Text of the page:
In the case of new build projects, our Platforms approach to design and construction will usually inform the concept design. The principle of Platforms is to design to the commonalities between spaces both within and across sectors, with the result that construction can make use of a standard ‘kit of parts’. This brings a wide variety of benefits, not least flexibility.
By recognising that the space required for a treatment room can be the same as for an office, say, designing on that principle means that, should the need arise, it is easy to convert an office into a treatment room, or vice versa. This is a rational, logical approach.
Our hospital for Circle Health in Birmingham was designed to a grid of four and eight metre spaces. While the reason for this rationalisation was to allow for flexibility and future expansion, a change in business planning meant we had to bring this requirement forward, and expand the hospital while construction was underway, but also while keeping the lower floors operational.
Rationalisation of the internal grid does not limit the options for the external appearance or the aesthetic design of the building. A Platforms approach places no constraint on the architect’s freedom to create a uniquely beautiful building that responds to its environment.
It is not enough for a hospital to be excellent when it first opens its doors.
It must also be excellent next year, in 10 years’ time and 10 years after that. It must be able to respond not only to its own changing requirements, but those of local and neighbouring environments, populations and infrastructure. As we have seen over 2020, those changes can be radical and terrifyingly fast. But as we have also seen over the last 20 years, healthcare priorities can be affected by political and social as much as natural changes.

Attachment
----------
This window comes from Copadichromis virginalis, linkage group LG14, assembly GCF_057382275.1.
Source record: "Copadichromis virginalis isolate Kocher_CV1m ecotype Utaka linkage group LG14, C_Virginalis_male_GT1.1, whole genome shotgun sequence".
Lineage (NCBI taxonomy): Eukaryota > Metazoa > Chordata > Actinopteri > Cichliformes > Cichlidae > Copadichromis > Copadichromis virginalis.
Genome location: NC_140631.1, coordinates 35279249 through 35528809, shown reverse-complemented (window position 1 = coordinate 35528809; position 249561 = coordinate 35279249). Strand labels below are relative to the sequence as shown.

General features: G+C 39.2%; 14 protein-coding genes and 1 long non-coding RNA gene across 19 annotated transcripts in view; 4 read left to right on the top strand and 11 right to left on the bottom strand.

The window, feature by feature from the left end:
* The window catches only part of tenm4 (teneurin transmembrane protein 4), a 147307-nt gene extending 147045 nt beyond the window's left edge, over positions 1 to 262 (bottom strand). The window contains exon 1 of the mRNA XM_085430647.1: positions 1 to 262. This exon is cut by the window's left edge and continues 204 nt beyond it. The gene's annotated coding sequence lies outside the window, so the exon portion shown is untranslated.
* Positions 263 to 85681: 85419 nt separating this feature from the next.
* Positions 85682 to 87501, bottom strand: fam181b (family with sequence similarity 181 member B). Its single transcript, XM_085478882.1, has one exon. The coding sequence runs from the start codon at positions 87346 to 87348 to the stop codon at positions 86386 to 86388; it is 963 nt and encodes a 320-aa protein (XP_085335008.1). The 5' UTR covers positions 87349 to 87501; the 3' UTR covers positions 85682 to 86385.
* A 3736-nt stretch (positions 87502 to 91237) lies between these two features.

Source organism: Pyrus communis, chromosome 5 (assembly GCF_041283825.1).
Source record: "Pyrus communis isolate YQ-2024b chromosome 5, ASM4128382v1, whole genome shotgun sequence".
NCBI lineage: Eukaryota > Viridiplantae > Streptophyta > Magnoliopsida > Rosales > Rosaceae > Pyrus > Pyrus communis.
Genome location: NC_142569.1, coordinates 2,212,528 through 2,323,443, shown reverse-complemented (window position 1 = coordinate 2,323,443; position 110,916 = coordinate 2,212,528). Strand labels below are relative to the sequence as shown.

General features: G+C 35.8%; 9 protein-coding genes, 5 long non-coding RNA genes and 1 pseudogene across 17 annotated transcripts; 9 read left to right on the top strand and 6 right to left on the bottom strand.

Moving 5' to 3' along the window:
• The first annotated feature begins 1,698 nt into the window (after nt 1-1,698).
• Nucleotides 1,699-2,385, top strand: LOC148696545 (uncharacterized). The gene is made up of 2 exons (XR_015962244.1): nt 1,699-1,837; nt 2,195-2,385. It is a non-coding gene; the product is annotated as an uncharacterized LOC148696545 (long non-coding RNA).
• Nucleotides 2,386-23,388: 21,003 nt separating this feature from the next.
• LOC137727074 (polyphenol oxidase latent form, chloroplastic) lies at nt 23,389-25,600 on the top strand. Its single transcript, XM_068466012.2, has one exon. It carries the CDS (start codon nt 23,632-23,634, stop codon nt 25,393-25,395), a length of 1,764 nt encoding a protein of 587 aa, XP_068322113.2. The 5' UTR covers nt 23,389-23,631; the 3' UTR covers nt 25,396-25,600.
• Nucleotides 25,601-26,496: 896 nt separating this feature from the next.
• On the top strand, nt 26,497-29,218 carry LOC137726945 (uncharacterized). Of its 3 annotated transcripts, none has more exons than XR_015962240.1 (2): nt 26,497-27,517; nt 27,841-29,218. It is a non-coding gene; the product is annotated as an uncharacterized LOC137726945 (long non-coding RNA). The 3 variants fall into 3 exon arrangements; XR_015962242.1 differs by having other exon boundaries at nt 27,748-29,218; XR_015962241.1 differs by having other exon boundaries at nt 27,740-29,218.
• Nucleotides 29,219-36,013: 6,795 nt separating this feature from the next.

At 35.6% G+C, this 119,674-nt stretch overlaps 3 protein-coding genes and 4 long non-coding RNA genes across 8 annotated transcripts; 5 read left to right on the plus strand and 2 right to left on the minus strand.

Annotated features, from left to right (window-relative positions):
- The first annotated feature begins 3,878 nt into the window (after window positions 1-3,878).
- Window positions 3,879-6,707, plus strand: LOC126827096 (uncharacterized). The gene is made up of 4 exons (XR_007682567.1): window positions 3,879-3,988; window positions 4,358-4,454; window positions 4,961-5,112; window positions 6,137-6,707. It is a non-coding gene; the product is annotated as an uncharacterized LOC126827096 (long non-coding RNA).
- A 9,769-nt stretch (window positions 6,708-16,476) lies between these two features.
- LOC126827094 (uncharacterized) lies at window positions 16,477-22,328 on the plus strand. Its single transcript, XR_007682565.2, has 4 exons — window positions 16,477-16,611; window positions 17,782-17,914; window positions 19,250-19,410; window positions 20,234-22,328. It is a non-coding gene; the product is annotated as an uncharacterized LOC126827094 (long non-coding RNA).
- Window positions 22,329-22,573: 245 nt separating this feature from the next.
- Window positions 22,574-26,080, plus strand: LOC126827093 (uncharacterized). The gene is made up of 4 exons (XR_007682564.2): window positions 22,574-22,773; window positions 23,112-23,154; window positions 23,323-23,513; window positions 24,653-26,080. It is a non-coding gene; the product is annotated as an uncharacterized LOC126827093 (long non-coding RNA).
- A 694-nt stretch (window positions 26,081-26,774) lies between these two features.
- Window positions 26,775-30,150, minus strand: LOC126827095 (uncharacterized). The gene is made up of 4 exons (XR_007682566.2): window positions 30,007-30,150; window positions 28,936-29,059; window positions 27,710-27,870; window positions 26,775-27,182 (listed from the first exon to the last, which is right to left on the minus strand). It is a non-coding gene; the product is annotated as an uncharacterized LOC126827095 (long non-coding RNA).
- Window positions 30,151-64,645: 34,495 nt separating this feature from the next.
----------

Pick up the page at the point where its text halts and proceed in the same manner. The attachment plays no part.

We are also faced with a climate crisis that requires every building to be designed and built for reduction in both embodied and operational carbon.
The best response is to create the most efficient, flexible and adaptable design. The efficient use of materials is core to the Platforms approach, which naturally tends to the leanest and most compact design by optimising every element, eliminating approximation and allowances, and taking every opportunity to reduce inefficiency and waste.
We apply leading-edge technology to our work across sectors as diverse as housing and underground railways, developing digital solutions that do what digital does best: discover and manage large amounts of disparate data, and create intelligent, efficient outputs.
For hospitals, this may mean managing patient flow through appointments and waiting times, or making sure that people can follow their entire treatment journey (including the physical one from the car park to the treatment room) on their phone.
As with design, engineering and construction, digital expertise is part of the Bryden Wood package.
Design to Value is our driving principle as a company. Its application to healthcare delivers exceptional results. We’re very proud to be working across healthcare in the UK to advance the next generation of hospitals.